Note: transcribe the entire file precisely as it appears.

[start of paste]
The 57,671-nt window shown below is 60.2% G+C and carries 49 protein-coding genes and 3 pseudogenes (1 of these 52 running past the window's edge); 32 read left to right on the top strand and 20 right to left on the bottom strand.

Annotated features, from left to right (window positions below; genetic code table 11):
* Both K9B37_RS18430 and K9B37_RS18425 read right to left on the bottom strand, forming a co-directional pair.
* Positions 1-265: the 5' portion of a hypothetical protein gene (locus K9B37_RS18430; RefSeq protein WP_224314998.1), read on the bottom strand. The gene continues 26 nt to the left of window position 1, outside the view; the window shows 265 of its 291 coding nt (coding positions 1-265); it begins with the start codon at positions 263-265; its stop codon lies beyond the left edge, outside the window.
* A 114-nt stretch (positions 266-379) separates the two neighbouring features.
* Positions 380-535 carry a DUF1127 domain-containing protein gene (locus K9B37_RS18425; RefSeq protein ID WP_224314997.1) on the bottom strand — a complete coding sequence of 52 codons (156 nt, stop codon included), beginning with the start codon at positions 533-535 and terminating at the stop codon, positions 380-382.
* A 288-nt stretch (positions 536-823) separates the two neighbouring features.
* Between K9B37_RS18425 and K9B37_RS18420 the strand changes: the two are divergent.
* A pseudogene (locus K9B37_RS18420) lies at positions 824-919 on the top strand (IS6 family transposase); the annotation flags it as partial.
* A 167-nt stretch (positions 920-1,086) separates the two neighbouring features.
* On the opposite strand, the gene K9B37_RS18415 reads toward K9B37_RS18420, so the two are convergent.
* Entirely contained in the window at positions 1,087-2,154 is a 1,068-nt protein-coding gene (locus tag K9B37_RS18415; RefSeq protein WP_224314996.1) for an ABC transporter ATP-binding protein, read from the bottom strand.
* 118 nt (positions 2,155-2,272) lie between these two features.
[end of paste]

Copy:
The 57,671-nt window shown below is 60.2% G+C and carries 49 protein-coding genes and 3 pseudogenes (1 of these 52 running past the window's edge); 32 read left to right on the top strand and 20 right to left on the bottom strand.

Annotated features, from left to right (window positions below; genetic code table 11):
* Both K9B37_RS18430 and K9B37_RS18425 read right to left on the bottom strand, forming a co-directional pair.
* Positions 1-265: the 5' portion of a hypothetical protein gene (locus K9B37_RS18430; RefSeq protein WP_224314998.1), read on the bottom strand. The gene continues 26 nt to the left of window position 1, outside the view; the window shows 265 of its 291 coding nt (coding positions 1-265); it begins with the start codon at positions 263-265; its stop codon lies beyond the left edge, outside the window.
* A 114-nt stretch (positions 266-379) separates the two neighbouring features.
* Positions 380-535 carry a DUF1127 domain-containing protein gene (locus K9B37_RS18425; RefSeq protein ID WP_224314997.1) on the bottom strand — a complete coding sequence of 52 codons (156 nt, stop codon included), beginning with the start codon at positions 533-535 and terminating at the stop codon, positions 380-382.
* A 288-nt stretch (positions 536-823) separates the two neighbouring features.
* Between K9B37_RS18425 and K9B37_RS18420 the strand changes: the two are divergent.
* A pseudogene (locus K9B37_RS18420) lies at positions 824-919 on the top strand (IS6 family transposase); the annotation flags it as partial.
* A 167-nt stretch (positions 920-1,086) separates the two neighbouring features.
* On the opposite strand, the gene K9B37_RS18415 reads toward K9B37_RS18420, so the two are convergent.
* Entirely contained in the window at positions 1,087-2,154 is a 1,068-nt protein-coding gene (locus tag K9B37_RS18415; RefSeq protein WP_224314996.1) for an ABC transporter ATP-binding protein, read from the bottom strand.
* 118 nt (positions 2,155-2,272) lie between these two features.